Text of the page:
Step seven of the snowflake method cycles back to characters and create full fledged character charts for each character. I actually flip-flopped this step and step five when I snowflake. I did the charts first, then did the one-page synopsis of their version of events. But that’s just me.
There are a ton of character charts you can download to give templates. The important things to remember to include history, motivation, goal, and how the character will change by the end of the novel. Some of those you should have from step three, but this is your chance to expand. All the appearance stuff is going to vary based on the author. You can get as in depth or shallow as you like. I tend to hit hair, eye, and skin color, build, and distinguishing features. I also do habits, mannerism, and personality. These descriptors help me to say consistent and help me see the character.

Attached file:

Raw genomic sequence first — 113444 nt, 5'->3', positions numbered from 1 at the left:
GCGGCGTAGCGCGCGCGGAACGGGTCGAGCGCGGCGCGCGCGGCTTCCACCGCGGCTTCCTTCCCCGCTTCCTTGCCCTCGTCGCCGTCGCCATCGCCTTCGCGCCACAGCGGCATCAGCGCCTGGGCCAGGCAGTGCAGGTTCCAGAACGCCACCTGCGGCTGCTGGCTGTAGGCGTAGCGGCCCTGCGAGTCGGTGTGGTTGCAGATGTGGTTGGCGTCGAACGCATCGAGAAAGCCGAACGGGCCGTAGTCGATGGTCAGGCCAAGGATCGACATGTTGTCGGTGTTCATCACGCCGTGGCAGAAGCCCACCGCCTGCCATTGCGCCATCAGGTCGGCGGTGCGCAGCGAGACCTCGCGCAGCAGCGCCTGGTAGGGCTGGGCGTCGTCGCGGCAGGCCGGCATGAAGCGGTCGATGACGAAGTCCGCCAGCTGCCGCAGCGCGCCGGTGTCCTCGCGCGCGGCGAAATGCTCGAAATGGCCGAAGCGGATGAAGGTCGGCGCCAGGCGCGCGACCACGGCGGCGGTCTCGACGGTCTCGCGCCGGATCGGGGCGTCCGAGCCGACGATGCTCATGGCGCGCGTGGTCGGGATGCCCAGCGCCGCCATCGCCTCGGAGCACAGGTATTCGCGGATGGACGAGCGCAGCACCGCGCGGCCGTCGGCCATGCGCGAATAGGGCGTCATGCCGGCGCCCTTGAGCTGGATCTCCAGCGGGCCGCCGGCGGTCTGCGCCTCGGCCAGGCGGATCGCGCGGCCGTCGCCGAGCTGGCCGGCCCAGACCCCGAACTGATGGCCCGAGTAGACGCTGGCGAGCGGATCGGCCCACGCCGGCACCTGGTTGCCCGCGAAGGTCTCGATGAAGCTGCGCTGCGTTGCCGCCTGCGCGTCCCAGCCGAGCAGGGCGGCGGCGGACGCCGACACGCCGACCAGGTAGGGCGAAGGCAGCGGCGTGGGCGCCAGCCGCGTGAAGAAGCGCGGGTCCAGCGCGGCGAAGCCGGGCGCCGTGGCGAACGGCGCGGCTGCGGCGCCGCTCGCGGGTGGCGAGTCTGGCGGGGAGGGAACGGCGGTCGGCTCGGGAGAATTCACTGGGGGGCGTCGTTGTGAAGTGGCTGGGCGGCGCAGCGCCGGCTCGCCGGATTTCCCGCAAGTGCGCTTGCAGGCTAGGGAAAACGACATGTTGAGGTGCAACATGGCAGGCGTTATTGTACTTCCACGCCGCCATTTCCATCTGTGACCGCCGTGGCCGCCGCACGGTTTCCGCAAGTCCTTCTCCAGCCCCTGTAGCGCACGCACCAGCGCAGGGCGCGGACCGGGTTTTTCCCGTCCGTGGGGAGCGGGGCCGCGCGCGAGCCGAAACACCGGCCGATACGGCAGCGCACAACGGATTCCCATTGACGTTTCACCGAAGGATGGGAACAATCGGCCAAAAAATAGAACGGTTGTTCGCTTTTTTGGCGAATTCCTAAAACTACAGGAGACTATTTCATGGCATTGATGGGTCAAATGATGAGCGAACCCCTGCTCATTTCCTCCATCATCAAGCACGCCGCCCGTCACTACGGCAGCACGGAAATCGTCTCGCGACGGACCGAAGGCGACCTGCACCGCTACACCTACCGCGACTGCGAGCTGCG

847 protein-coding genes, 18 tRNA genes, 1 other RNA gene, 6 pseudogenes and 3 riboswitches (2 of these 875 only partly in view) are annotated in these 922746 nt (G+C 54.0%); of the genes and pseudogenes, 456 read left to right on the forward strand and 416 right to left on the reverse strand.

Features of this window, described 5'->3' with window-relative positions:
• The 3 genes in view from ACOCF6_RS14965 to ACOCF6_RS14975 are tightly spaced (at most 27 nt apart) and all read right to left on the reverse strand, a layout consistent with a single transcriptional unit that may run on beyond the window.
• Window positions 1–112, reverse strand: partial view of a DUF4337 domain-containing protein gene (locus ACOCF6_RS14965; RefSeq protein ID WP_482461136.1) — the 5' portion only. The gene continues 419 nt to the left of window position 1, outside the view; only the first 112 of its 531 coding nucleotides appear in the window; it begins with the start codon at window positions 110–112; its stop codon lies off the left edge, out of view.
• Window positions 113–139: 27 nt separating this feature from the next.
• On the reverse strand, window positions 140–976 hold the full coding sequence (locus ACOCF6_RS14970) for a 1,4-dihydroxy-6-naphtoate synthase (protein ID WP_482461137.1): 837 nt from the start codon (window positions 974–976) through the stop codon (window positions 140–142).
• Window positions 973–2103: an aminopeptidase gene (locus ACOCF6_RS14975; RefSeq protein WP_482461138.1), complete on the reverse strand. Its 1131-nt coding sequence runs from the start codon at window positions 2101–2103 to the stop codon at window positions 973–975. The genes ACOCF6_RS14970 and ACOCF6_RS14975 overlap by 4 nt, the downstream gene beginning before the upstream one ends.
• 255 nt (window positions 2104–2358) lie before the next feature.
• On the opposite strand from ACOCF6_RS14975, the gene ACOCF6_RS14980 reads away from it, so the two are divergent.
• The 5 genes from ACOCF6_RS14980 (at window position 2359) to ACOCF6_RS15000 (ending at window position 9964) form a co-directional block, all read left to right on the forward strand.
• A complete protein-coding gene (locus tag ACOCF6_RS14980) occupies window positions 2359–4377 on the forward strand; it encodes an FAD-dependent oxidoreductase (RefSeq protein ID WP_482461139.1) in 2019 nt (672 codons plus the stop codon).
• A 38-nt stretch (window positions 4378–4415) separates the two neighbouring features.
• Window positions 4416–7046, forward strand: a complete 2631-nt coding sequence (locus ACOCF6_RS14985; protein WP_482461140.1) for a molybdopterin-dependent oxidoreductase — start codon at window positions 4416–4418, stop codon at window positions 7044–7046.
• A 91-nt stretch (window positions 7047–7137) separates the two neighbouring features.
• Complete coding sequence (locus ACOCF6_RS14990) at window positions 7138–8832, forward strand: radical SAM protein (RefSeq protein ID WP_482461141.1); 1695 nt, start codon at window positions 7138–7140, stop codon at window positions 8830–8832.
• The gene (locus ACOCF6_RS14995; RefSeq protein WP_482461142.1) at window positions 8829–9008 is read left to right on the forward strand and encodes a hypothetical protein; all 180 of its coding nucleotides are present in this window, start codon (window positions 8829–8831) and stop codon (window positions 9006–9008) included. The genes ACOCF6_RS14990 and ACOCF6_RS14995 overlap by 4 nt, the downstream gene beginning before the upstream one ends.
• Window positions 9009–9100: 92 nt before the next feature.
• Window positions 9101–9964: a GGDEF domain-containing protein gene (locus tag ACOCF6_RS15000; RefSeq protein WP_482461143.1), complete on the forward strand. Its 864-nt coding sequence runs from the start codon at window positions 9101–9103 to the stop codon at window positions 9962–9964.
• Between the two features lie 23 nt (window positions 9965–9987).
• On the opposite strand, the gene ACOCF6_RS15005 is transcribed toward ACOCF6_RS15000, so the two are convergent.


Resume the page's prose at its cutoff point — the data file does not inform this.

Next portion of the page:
Here’s an example of a character chart from the third book in the Aphrodite trilogy. I’m leaving off the history, motivation, ect to avoid spoilers. Those would be in paragraph form.
Rocking on her feet, pushing her hair behind her ears, biting her lip, twirling
Hades, her friends, doctor who, anime, plant life. She doesn’t like horror movies,
getting sweaty, getting talked down to, or being in the dark.
The main template comes from Belinda Crawford here: http://belindacrawford.com/2012/12/27/5-more-scrivener-templates/
I made some adjustments to the character sheet, which you can check out here. Character Sketch